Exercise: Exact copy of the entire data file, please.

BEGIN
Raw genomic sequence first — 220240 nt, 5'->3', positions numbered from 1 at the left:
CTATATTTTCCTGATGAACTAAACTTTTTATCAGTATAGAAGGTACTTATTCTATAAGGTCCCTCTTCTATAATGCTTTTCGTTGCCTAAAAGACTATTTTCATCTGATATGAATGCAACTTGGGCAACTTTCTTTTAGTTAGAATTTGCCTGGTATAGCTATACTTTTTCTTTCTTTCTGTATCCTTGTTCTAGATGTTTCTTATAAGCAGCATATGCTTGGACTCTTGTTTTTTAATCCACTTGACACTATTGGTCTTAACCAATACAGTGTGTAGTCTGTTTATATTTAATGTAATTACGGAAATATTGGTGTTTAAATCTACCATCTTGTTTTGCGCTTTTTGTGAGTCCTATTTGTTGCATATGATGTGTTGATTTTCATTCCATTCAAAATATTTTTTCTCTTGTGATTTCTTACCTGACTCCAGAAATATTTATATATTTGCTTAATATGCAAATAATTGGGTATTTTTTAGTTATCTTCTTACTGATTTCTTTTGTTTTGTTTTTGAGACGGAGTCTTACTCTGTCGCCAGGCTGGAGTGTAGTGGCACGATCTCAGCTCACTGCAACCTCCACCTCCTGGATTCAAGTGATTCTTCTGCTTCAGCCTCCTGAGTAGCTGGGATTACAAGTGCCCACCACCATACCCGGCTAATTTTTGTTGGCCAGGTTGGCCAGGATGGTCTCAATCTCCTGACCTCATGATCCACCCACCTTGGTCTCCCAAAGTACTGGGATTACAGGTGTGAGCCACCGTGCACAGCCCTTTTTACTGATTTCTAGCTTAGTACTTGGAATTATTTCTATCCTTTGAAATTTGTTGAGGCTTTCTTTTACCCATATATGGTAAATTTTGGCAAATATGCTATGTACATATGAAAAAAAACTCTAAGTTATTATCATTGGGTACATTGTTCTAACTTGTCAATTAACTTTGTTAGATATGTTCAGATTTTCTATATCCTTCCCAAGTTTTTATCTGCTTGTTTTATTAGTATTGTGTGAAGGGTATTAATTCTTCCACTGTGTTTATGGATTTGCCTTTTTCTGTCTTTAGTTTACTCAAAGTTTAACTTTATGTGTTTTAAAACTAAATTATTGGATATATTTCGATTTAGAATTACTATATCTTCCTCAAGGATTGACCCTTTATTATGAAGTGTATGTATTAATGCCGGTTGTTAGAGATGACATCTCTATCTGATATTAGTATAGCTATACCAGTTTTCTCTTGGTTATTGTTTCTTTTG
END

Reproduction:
Raw genomic sequence first — 220240 nt, 5'->3', positions numbered from 1 at the left:
CTATATTTTCCTGATGAACTAAACTTTTTATCAGTATAGAAGGTACTTATTCTATAAGGTCCCTCTTCTATAATGCTTTTCGTTGCCTAAAAGACTATTTTCATCTGATATGAATGCAACTTGGGCAACTTTCTTTTAGTTAGAATTTGCCTGGTATAGCTATACTTTTTCTTTCTTTCTGTATCCTTGTTCTAGATGTTTCTTATAAGCAGCATATGCTTGGACTCTTGTTTTTTAATCCACTTGACACTATTGGTCTTAACCAATACAGTGTGTAGTCTGTTTATATTTAATGTAATTACGGAAATATTGGTGTTTAAATCTACCATCTTGTTTTGCGCTTTTTGTGAGTCCTATTTGTTGCATATGATGTGTTGATTTTCATTCCATTCAAAATATTTTTTCTCTTGTGATTTCTTACCTGACTCCAGAAATATTTATATATTTGCTTAATATGCAAATAATTGGGTATTTTTTAGTTATCTTCTTACTGATTTCTTTTGTTTTGTTTTTGAGACGGAGTCTTACTCTGTCGCCAGGCTGGAGTGTAGTGGCACGATCTCAGCTCACTGCAACCTCCACCTCCTGGATTCAAGTGATTCTTCTGCTTCAGCCTCCTGAGTAGCTGGGATTACAAGTGCCCACCACCATACCCGGCTAATTTTTGTTGGCCAGGTTGGCCAGGATGGTCTCAATCTCCTGACCTCATGATCCACCCACCTTGGTCTCCCAAAGTACTGGGATTACAGGTGTGAGCCACCGTGCACAGCCCTTTTTACTGATTTCTAGCTTAGTACTTGGAATTATTTCTATCCTTTGAAATTTGTTGAGGCTTTCTTTTACCCATATATGGTAAATTTTGGCAAATATGCTATGTACATATGAAAAAAAACTCTAAGTTATTATCATTGGGTACATTGTTCTAACTTGTCAATTAACTTTGTTAGATATGTTCAGATTTTCTATATCCTTCCCAAGTTTTTATCTGCTTGTTTTATTAGTATTGTGTGAAGGGTATTAATTCTTCCACTGTGTTTATGGATTTGCCTTTTTCTGTCTTTAGTTTACTCAAAGTTTAACTTTATGTGTTTTAAAACTAAATTATTGGATATATTTCGATTTAGAATTACTATATCTTCCTCAAGGATTGACCCTTTATTATGAAGTGTATGTATTAATGCCGGTTGTTAGAGATGACATCTCTATCTGATATTAGTATAGCTATACCAGTTTTCTCTTGGTTATTGTTTCTTTTG